(CN) – The William J. Clinton Presidential Library on Friday released 42,000 more pages of memos and notes on Supreme Court nominee Elena Kagan. In some documents from her time as the former president’s aide, Kagan pushed for a broader interpretation of religious freedom over state anti-discrimination laws.
The files mainly stem from Kagan’s work as a White House domestic policy adviser in 1995 and 1996.
In one memo from 1996, Kagan wrote that it was “quite outrageous” for a landlord to be forced to rent an apartment to an unwed couple if doing so violated the landlord’s religious beliefs.
Kagan objected to the California Supreme Court’s ruling that the landlord had violated a state anti-discrimination law by refusing to rent to the unmarried couple. Specifically, she took issue with the stance of a plurality of justices who said the state housing law did not “substantially burden” the landlord’s religious freedom, because the landlord could make money another way.
“The plurality’s reasoning seem to me quite outrageous – almost as if a court were to hold that a state law does not impose a substantial burden on religion because the complainant is free to move to another state,” Kagan wrote. “Taken seriously, this kind of reasoning could strip [the Religious Freedom Restoration Act] of any real meaning.”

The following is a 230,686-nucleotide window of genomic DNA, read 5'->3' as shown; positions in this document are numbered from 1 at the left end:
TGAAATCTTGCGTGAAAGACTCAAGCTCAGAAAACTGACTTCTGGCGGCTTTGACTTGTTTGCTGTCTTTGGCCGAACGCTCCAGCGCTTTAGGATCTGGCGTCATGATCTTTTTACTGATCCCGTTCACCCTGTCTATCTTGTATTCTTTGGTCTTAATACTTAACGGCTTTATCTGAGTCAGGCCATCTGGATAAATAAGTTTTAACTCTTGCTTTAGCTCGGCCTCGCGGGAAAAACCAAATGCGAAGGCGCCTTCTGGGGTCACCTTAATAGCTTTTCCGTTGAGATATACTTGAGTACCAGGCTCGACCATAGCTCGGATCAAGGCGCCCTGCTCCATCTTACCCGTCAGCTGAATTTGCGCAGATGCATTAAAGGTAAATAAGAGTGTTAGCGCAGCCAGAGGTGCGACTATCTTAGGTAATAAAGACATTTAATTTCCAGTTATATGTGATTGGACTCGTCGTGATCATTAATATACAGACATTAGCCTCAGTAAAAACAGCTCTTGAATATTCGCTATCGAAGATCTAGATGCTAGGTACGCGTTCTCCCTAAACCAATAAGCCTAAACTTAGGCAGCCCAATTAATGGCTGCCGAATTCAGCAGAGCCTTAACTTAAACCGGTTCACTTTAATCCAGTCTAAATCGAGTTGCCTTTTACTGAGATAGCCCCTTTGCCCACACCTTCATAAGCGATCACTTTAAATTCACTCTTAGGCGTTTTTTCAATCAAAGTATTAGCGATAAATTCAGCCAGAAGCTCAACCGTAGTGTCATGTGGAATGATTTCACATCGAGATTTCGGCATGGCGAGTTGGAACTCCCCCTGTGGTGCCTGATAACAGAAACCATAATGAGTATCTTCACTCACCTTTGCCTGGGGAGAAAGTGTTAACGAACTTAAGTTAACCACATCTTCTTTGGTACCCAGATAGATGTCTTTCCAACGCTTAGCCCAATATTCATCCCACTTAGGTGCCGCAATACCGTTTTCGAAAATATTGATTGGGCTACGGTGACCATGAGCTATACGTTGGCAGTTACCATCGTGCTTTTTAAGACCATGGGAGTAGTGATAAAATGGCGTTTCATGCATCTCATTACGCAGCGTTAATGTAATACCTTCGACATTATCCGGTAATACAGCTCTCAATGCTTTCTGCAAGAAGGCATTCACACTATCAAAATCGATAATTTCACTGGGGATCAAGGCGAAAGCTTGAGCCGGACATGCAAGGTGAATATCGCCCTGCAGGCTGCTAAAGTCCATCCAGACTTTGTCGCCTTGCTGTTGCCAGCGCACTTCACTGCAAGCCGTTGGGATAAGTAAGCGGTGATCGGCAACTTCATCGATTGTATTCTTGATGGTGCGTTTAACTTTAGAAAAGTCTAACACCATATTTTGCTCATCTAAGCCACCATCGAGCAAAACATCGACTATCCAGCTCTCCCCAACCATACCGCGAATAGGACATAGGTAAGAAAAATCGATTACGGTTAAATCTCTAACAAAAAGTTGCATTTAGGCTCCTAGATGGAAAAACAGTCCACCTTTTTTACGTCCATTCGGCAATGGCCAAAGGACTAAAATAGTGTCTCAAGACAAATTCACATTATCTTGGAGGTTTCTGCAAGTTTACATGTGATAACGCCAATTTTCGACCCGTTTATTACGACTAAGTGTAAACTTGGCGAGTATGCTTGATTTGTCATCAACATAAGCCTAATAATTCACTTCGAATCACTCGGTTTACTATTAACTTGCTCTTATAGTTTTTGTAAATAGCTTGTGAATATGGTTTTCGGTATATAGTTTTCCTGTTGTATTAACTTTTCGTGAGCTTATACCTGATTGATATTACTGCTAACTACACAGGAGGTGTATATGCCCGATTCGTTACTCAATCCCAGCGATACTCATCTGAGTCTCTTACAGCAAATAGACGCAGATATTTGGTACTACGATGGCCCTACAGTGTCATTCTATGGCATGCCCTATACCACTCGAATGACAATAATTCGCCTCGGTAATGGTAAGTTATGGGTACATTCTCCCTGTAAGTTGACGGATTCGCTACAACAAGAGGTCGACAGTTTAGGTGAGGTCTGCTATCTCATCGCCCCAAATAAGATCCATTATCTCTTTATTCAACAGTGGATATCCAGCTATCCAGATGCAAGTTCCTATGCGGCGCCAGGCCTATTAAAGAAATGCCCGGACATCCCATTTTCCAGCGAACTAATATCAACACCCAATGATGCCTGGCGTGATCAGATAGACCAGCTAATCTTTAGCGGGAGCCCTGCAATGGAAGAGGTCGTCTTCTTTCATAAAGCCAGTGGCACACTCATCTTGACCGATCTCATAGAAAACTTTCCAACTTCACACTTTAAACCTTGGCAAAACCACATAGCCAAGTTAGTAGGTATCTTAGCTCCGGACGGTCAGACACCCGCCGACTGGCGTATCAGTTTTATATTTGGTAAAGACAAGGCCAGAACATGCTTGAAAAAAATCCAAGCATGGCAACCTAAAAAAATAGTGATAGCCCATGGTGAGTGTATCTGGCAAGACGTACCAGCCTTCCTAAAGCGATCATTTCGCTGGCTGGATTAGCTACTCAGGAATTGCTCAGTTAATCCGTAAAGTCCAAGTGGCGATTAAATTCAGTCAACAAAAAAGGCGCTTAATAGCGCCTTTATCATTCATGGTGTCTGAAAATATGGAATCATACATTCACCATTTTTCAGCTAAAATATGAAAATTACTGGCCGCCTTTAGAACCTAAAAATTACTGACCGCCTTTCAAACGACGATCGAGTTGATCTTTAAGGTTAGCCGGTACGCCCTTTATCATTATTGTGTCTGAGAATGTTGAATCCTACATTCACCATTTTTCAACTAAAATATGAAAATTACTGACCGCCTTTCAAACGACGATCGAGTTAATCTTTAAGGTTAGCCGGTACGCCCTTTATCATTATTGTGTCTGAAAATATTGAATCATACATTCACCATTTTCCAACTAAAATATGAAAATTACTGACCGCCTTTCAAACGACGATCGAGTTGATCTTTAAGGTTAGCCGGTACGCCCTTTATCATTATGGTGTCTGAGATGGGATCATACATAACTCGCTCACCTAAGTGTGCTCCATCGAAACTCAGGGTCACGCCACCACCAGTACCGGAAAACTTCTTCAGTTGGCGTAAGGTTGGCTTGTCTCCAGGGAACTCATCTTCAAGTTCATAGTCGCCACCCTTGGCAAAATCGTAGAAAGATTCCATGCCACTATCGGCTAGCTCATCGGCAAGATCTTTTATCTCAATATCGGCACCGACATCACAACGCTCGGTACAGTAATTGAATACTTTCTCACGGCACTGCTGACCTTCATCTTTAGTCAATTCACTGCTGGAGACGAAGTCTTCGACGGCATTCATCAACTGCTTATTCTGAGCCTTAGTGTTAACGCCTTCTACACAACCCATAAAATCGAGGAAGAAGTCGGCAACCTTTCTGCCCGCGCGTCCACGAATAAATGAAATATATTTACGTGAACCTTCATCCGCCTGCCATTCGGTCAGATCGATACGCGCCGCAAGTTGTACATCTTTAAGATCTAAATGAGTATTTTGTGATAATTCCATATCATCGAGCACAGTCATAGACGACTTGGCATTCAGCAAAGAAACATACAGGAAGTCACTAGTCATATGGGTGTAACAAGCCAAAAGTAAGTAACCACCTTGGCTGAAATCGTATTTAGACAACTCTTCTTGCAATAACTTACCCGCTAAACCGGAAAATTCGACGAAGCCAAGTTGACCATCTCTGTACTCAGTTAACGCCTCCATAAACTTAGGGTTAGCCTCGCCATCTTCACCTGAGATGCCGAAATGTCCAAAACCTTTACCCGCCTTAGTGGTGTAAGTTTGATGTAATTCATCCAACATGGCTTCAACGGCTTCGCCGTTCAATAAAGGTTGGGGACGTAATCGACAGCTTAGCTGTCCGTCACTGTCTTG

The Supreme Court has since largely struck down the law, which was passed in 1993 in response to another high court ruling allowing states to penalize people for using peyote, even as part of religious rituals.
Though the newly released documents do not necessarily represent Kagan’s personal views, as she represented the Clinton administration at the time, they are being scrutinized in lieu of a judicial record. Kagan has never served as a judge.
Republicans worry that Kagan, now the U.S. solicitor general, is too much of an unknown with a thin record to join the nation’s top court.
The documents released Friday followed 46,500 pages released on June 4. One more batch is expected to be released by the Clinton Library before Kagan’s confirmation hearings begin June 28.